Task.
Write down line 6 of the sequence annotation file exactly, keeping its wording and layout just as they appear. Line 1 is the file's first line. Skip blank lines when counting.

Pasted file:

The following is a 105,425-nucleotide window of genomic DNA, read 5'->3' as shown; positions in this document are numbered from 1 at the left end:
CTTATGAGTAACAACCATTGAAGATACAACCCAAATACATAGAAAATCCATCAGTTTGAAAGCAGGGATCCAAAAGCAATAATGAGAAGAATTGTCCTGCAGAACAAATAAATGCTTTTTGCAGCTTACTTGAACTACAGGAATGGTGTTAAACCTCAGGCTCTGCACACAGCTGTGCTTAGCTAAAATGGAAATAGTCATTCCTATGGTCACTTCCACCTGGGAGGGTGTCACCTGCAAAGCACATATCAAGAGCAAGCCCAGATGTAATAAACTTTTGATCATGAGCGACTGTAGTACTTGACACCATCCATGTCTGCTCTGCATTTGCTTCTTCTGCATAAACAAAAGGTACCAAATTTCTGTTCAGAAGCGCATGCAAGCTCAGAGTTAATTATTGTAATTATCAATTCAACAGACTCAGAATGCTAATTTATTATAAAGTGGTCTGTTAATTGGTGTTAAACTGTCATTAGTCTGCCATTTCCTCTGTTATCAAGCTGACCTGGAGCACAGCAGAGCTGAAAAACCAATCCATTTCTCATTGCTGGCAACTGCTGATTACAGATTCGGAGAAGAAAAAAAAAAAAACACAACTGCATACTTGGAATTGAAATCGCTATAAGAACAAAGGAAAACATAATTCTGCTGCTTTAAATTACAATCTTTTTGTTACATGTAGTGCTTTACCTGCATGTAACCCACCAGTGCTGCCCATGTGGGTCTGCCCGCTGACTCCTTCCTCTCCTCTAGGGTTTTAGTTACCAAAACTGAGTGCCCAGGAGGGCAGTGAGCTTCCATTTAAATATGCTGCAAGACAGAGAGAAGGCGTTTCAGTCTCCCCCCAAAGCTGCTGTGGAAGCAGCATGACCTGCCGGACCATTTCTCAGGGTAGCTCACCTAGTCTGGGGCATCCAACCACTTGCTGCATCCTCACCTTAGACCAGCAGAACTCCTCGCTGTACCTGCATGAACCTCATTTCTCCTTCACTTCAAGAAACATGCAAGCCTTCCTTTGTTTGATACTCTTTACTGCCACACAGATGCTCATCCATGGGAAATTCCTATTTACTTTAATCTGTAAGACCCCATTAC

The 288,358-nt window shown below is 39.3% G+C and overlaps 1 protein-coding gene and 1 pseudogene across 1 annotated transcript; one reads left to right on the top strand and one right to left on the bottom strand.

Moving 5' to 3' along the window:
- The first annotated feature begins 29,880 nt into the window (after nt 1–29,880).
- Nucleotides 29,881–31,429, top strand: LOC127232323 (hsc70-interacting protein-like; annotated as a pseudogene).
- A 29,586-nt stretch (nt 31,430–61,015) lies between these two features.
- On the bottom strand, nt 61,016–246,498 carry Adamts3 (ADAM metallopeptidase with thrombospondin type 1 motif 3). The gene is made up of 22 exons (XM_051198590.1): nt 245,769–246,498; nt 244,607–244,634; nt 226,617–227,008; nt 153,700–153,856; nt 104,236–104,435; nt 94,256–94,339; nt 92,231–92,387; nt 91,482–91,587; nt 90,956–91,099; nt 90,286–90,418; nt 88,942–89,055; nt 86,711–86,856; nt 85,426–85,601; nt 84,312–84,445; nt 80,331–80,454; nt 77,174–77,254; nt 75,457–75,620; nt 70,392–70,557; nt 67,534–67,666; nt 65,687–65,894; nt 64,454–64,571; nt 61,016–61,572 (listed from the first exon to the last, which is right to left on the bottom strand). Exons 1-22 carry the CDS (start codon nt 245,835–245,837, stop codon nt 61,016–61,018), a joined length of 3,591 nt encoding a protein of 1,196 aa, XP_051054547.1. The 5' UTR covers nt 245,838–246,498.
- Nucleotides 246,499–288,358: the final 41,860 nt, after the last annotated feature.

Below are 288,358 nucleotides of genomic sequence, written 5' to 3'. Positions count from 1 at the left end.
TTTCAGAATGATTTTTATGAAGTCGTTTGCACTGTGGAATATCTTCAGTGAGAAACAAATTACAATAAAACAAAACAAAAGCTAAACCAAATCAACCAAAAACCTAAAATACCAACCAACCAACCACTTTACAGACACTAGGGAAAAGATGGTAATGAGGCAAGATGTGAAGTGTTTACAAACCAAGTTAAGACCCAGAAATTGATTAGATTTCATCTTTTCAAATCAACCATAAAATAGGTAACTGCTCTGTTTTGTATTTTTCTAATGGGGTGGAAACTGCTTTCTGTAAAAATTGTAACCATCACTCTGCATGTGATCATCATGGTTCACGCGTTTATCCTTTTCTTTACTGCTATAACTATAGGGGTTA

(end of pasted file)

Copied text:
- Nucleotides 29,881–31,429, top strand: LOC127232323 (hsc70-interacting protein-like; annotated as a pseudogene).